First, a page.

Now, 51 percent of Gaza's Jewish refugees are unemployed, and only 21 percent of former Gush Katif businesses have reopened.

Residents of the Negev trailer camps are predominantly former farmers, many of whom now say they're not sure what they'll do.


According to the most recent Gush Katif status report, many of the Jewish children expelled from Gaza suffer from a full range of traumatic and post-traumatic stress symptoms, including anxiety, depression, regressive behavior, general behavioral problems, lack of concentration and difficulty coping with new or challenging situations.

The Forum for Israel, a nonprofit group also working with Gush Katif refugees, recently outlined for the Knesset major problems facing Gush Katif refugee teenagers. The group pointed to an elevation in suicidal thoughts and eating disorders. The report also said 30 percent of former Gush Katif teens either failed to integrate to new schools or failed their final exams.

Social workers said the youths have been finding it difficult to develop relationships and increasingly have been abusing alcohol and drugs. Some have been admitted to psychiatric hospitals.

Yet many refugee sites lack youth counselors and activity centers. Budgets for youth programs expired last March.


Until he resigned in February, New Jersey resident Buddy Macy served as a member of the board of trustees and a recording secretary for the Jewish Federation of Greater Clifton-Passaic in New Jersey which belongs to the United Jewish Communities charity network, the most financially endowed Jewish charity group in the U.S.

The UJC reportedly raised over $850 million last year.

Since July, the UJC has garnered some $330 million in pledges from federation members to help Israel's northern communities battered by Hezbollah rocket fire during the Jewish state's military confrontation against the Lebanese militia.

The UJC is known to set the tone for thousands of Jewish charity organizations nationwide.

Macy told WND he quit his position after more than 25 years of service to protest the UJC's refusal to initiate a campaign fund to help the Gaza Jewish refugees.

"There are thousands of Jews in dire need and the UJC and other mainstream groups with huge endowments are deliberately ignoring the crisis. The situation is absolutely unacceptable," Macy said. [I discussed the Macy letter at length in the first post linked above. Clifton-Passaic is the area where we lived for eight years before we made aliya. CiJ]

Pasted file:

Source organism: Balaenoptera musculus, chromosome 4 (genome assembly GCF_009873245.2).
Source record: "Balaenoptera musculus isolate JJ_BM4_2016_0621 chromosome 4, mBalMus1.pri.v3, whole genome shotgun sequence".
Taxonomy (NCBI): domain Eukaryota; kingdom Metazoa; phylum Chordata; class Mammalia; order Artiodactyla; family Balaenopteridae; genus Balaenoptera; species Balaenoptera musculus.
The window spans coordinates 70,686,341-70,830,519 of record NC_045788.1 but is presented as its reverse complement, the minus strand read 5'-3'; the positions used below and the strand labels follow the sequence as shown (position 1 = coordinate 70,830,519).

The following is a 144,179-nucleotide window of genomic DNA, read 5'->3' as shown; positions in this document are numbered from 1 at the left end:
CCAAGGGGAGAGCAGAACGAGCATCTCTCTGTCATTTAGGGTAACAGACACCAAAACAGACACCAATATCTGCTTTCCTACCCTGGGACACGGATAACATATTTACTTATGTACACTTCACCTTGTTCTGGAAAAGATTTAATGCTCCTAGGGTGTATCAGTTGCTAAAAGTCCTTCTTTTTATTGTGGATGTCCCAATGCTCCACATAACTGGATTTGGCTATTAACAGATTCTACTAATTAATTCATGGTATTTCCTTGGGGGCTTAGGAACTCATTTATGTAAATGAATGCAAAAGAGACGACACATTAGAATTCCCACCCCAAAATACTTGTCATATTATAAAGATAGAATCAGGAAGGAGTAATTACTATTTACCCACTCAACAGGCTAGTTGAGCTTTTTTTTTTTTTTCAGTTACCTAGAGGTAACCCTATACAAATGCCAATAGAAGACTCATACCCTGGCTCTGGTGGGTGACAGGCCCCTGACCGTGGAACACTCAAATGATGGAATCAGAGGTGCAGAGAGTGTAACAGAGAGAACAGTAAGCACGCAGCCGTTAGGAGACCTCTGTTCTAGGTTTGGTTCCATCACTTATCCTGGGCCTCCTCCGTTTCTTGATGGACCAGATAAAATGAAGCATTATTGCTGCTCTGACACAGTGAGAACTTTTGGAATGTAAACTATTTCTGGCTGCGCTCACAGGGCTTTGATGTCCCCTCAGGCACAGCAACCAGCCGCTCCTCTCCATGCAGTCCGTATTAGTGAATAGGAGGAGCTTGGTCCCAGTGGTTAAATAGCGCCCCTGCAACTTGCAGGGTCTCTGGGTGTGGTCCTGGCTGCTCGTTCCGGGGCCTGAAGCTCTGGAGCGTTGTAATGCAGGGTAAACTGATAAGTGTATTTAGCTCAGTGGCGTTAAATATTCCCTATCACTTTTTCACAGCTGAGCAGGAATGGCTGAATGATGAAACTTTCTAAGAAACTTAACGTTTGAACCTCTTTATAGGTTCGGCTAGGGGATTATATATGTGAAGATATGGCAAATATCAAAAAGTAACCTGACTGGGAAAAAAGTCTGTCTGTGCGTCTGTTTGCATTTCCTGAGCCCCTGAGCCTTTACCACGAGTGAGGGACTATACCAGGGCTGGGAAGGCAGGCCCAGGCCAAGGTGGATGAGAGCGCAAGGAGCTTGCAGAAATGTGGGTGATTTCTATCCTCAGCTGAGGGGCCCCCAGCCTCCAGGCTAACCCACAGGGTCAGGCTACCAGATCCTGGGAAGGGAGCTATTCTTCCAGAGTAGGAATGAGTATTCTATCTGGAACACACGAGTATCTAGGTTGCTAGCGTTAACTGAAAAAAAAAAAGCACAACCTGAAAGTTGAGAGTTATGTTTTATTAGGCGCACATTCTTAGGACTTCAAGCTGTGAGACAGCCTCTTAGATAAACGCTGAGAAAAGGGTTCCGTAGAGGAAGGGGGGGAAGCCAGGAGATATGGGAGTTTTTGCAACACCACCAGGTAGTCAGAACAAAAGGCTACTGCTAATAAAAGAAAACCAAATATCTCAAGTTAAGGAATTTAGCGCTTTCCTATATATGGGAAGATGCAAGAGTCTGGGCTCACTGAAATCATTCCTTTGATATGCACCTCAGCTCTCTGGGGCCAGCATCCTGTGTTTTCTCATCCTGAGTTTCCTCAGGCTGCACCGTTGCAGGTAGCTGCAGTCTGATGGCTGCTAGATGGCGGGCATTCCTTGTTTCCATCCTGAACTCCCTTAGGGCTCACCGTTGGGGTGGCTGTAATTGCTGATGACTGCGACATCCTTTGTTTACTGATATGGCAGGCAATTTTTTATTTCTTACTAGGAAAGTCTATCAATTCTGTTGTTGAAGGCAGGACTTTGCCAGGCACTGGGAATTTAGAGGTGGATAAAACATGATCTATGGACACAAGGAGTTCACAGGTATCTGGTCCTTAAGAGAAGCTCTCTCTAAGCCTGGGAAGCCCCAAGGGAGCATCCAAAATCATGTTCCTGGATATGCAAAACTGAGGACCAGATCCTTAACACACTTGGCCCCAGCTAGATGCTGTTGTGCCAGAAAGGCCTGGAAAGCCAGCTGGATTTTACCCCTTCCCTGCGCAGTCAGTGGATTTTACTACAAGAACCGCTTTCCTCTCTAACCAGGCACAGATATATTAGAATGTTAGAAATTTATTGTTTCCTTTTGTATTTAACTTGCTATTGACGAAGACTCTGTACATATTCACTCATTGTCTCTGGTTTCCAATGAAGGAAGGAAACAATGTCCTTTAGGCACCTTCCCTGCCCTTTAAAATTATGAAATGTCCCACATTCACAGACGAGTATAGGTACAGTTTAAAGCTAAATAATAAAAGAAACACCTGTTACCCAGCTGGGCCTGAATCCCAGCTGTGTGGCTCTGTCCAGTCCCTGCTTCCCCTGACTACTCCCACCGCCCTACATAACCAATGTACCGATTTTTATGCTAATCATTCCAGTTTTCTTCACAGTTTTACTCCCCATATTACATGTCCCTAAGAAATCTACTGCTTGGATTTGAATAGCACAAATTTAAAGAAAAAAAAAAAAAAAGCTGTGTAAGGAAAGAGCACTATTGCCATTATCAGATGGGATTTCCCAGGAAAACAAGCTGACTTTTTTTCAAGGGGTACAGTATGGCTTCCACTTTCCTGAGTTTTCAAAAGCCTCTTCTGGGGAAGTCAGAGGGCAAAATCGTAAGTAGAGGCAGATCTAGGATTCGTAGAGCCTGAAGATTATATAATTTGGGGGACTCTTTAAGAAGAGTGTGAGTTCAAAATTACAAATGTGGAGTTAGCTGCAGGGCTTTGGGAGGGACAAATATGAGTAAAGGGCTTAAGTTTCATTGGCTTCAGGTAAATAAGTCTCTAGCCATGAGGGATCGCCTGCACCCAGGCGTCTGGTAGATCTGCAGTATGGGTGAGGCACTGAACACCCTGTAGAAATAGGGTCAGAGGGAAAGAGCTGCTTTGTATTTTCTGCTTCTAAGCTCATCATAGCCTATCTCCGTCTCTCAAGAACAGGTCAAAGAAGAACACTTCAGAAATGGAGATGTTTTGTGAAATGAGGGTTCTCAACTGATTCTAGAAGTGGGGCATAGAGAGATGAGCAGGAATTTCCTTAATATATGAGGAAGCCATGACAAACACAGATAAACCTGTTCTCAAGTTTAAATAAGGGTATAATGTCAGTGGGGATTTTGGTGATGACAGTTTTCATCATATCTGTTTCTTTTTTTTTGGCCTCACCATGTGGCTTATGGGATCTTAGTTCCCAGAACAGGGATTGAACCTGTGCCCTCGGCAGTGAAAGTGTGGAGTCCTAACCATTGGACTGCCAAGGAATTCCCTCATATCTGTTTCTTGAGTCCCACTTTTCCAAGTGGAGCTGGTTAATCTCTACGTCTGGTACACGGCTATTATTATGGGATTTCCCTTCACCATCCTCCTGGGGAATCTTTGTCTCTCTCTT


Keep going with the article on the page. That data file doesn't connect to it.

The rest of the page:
In an e-mail to UJC President Howard Rieger that has been widely circulated among Jewish circles on the Internet, Macy called the UJC leadership "heartless with regard to the Jews who live and lived in Judea, Samaria and Gaza."

In an e-mail reply also widely circulated after it was posted by Macy, Rieger retorted, "I am not heartless. Read many of the comments which I have made publically [sic] on this subject. On the impact that dislocation has on individuals. And I have visited many of those who are now living in the Sinai and feel genuine concern for their plight."

Former Gaza Jewish residents do not live in the Sinai, which is located in Egypt. [In other words, Rieger is full of you-know-what. CiJ]

Rieger in the e-mail went on to blame the Gaza Jewish refugees for their current situation:

"I do believe that in the end that the priority must be the rule of law," he said. "That many of those who found themselves without assistance after having to be uprooted also refused to engage with the system which was offering compensation."

The vast majority – 1,450 of Katif's 1,800 families – did not apply for government compensation ahead of Israel's August evacuation deadline, some stating they feared if the withdrawal were allowed to be implemented in Gaza, it would lead to other evacuations in Judea, Samaria and parts of Jerusalem.

After the Gaza withdrawal, the Israeli government reoffered aid packages and said all residents would be fully compensated.

Almost all Gush Katif families applied.


Later this month, major U.S. Jewish groups are meeting in Los Angeles to coordinate fundraising and awareness activities for the upcoming year. Gush Katif refugee leaders say they petitioned to speak at the event. Event organizers told WND the issue of Gush Katif refugees is not on the agenda, but that a small forum may allow a former Gaza Jewish speaker.
Read it all. And think about it when the Federation calls you for money this year. If the Federation won't clean up its act, give your donation this year to some of the organizations mentioned in the article instead.

The Jews expelled from Gush Katif and other Gaza communities deserve better treatment than this.


At 11:01 PM, Blogger Lois Koenig said...


It will be posted. Too angry to say what I am thinking over this disgrace.

Why am I not the least bit surprised? I still wear my orange band...